As of Saturday evening, Lehman’s fate has yet to be determined. There are several options on the table, and an outright sale to Bank of America or Barclays seems less likely than it did yesterday afternoon. A “Good Bank / Bad Bank” plan is now said to be the leading solution. It has some serious flaws, however.
The heads of the five families met again today at the New York Fed to try to craft a solution. The combination of self-interest and widespread financial weakness across the industry has gotten in the way, but they’ll be back at it tomorrow.
- “Good bank, bad bank.” The leading plan. Barclays buys Lehman’s equity business, other Wall Street firms inject some $30 billion into a “bad bank” containing $85 billion in assets. Main problem is that other banks can’t afford to do this. (See full description below).
- Outright sale. Looking less likely because buyers don’t want to assume balance sheet risk and government not stepping up (which it shouldn’t)
- Chop up, sell for scrap. More likely, but begs question who will take the balance sheet crap. (Or will it just be dumped on market, clobbering asset prices even more?).
- Orderly wind-down. Same problem of asset sales, though if they’re fed onto the market slowly, the impact might be less severe.
- Capital injection from rest of Wall Street, at least into the “bad bank”. Wall Street doesn’t have the capital to spare.
- Bankruptcy. Would lead to orderly wind-down scenario above, but could happen at slow pace.
- Bank of America, et al, don’t want to buy Lehman without a Federal guarantee. Hank Paulson is still unwilling to provide one. This is understandable given that he gave Lehman seven months to get its act together (and it didn’t), and Merrill, WaMu, Wachovia, et al, are just behind Lehman in the potential bailout queue.
- Other Wall Street banks don’t want to finance a “bad bank” spinout of Lehman’s crap assets only to watch BOFA or Barclays run off with the good parts of the firm at a fire-sale price (and, besides, they don’t have cash to spare).
- The fear of “winding down” Lehman is bad assets hitting the market all at once will knock prices down to extremely low levels and force other firms to take mark-to-market writedowns of their own real-estate junk (thus putting them in the same position Lehman is in.
Good Bank / Bad Bank description from NYT:
The leading proposal would divide Lehman into two entities, a “good bank” and a “bad bank.” Barclays of Britain would buy the parts of Lehman that have been performing well, while a group of 10 to 15 Wall Street companies would agree to absorb losses from the bank’s troubled assets, according to two people briefed on the proposal. Taxpayer money would not be included in such a deal, they said.
Under that plan, the Wall Street banks would agree to provide up to $30 billion of support to absorb the losses of the bad bank. That is roughly the same amount of money that the government agreed to commit to support JPMorgan Chase‘s emergency takeover of Bear Stearns in March.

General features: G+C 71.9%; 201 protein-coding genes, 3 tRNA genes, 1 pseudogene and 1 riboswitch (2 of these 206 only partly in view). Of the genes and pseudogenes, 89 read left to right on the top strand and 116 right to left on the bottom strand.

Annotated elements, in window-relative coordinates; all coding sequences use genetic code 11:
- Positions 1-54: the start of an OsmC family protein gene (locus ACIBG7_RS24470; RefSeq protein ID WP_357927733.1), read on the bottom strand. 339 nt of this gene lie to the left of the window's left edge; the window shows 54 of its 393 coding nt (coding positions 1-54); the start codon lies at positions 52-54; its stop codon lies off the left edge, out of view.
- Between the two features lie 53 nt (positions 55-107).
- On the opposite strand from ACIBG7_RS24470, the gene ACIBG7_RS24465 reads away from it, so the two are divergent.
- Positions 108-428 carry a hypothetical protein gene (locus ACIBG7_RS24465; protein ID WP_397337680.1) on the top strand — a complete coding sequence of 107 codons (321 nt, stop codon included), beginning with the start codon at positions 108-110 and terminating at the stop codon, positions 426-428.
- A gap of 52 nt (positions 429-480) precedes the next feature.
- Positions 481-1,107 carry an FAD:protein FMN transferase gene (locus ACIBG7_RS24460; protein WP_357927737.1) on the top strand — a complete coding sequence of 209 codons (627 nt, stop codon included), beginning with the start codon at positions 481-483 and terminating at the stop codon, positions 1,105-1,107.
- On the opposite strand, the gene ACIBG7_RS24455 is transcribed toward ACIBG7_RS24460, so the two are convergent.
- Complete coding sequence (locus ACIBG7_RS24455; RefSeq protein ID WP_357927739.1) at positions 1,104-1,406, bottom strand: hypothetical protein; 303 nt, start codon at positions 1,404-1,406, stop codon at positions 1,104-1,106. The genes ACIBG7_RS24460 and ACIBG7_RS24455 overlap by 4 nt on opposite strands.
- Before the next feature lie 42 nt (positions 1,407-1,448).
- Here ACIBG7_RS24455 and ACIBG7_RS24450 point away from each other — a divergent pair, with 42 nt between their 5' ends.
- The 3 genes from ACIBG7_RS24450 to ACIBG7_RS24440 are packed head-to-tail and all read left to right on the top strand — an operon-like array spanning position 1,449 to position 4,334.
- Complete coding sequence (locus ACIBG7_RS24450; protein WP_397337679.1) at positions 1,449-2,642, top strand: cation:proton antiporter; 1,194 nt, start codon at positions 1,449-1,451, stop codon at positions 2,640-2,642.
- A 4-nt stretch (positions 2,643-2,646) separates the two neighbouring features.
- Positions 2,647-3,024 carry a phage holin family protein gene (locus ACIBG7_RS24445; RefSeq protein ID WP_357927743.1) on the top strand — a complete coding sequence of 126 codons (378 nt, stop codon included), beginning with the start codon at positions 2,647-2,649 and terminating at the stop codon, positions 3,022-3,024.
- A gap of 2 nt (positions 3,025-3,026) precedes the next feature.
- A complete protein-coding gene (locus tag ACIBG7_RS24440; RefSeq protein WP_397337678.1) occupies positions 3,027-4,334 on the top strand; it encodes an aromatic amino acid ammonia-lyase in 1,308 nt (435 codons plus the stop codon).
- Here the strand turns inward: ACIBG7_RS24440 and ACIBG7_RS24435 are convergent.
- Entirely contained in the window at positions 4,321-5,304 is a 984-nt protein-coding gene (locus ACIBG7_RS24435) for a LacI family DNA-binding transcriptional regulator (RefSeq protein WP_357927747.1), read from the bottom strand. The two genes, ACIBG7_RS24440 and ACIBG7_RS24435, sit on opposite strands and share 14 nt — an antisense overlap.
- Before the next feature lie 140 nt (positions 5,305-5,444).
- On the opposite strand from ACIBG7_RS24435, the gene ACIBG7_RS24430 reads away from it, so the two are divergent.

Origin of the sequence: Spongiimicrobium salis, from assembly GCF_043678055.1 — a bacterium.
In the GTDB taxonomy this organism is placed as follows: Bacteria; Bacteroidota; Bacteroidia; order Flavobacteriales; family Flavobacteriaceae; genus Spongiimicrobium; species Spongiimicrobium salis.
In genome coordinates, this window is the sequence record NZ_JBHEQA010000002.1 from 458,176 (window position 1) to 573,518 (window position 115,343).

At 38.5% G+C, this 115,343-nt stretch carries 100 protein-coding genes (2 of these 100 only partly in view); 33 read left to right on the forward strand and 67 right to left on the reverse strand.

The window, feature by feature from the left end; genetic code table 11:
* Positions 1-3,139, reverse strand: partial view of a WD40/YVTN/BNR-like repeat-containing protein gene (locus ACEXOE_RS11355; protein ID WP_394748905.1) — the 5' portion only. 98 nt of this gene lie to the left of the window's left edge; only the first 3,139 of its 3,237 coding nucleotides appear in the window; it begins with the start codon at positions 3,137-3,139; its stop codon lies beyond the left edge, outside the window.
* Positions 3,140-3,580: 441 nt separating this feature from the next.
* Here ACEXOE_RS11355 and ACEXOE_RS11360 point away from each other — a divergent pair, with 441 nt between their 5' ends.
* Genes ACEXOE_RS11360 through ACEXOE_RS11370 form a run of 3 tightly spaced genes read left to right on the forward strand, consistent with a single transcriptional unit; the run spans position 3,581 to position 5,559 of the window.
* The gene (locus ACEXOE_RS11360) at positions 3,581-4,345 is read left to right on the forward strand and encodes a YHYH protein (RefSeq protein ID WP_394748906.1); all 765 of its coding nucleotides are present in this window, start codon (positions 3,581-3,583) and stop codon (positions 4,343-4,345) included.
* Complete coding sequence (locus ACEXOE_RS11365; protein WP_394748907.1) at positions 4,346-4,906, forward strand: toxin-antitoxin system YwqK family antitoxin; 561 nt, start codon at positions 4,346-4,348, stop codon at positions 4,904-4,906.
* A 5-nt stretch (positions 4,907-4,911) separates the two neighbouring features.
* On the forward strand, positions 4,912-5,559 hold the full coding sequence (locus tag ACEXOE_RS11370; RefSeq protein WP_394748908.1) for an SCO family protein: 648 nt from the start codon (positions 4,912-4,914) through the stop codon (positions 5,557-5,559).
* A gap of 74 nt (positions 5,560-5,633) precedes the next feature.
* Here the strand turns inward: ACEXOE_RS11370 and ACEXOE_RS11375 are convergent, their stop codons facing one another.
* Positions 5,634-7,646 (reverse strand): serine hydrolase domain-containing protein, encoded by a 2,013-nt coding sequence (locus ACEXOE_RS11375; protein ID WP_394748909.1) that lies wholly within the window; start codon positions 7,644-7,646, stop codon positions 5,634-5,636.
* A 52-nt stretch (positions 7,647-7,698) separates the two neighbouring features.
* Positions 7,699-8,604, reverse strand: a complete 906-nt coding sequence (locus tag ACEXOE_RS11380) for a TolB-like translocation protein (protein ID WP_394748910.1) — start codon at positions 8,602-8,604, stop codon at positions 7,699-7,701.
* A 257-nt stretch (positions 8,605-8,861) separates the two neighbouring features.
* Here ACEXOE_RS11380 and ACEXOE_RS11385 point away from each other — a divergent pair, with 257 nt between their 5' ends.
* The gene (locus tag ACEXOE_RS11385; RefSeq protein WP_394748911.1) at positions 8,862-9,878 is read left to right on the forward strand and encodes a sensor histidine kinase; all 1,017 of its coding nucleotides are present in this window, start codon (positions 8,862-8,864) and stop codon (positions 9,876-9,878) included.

The assets of the bad bank would be sold over time as the market for mortgage-related assets recovers and buyers emerge. If the assets appreciate, the bank consortium would share in the profits. But they would also be responsible for any losses.
None of the banks involved, however, have committed to any rescue plan, and talks could still fall apart. The talks will take on even greater urgency on Sunday as government officials push for a deal before the Asian markets open on Monday morning.
More general coverage from the WSJ:
A sense of optimism that a rescue could be arranged today dimmed as a growing sense of gloom descended on Wall Street. Executives from top banks in the U.S. and Europe huddled with federal regulators in an attempt to come up with plans to either buy pieces of Lehman or prepare for an orderly winding down of the firm in a manner that would minimize the collateral damage for the ailing global financial system.
Under one plan, either Barclays PLC or Bank of America Corp. would buy Lehman’s “good assets”, such as its equities business, people familiar with the matter say. Lehman’s more toxic, real-estate assets would be ring-fenced into a “bad” bank that would contain about $85 billion in souring assets. Other Wall Street firms would try to inject some capital into the bad bank to keep it afloat for a period of time so that a flood of bad assets don’t deluge the market, damaging the value of similar assets held by other banks and insurers. The banks are also looking for the government to somehow financially backstop the bad bank.
The problem, though, is getting enough banks to back that plan. While teams of bankers are working through structures, it’s clear that only a handful of banks are in a position to provide enough funding. Many banks are inclined to preserve capital ahead of third-quarter and year-end cash preservation moves. Also, banks aren’t keen to see a big rival such as Barclays or Bank of America walk away with valuable assets by only paying a pittance.
As of Saturday afternoon, Barclays, the U.K.’s third-largest bank in terms of market value, appeared to have more interest in pulling off a deal for Lehman’s good assets. At about 3 p.m. on Saturday, Barclays President Robert E. Diamond Jr. was seen entering the New York Fed’s employee entrance on Maiden Lane, carrying a briefcase.
Bank of America, an obvious buyer, appeared to be cooling toward a deal, people familiar with the matter. Of course, some of this could be the posturing that happens in any auction. Neither Barclays nor Bank of America wants to buy all of Lehman without some government assistance, and so far the government has been reluctant to do so.
See Also: LEHMAN DEATH THROES (Complete)
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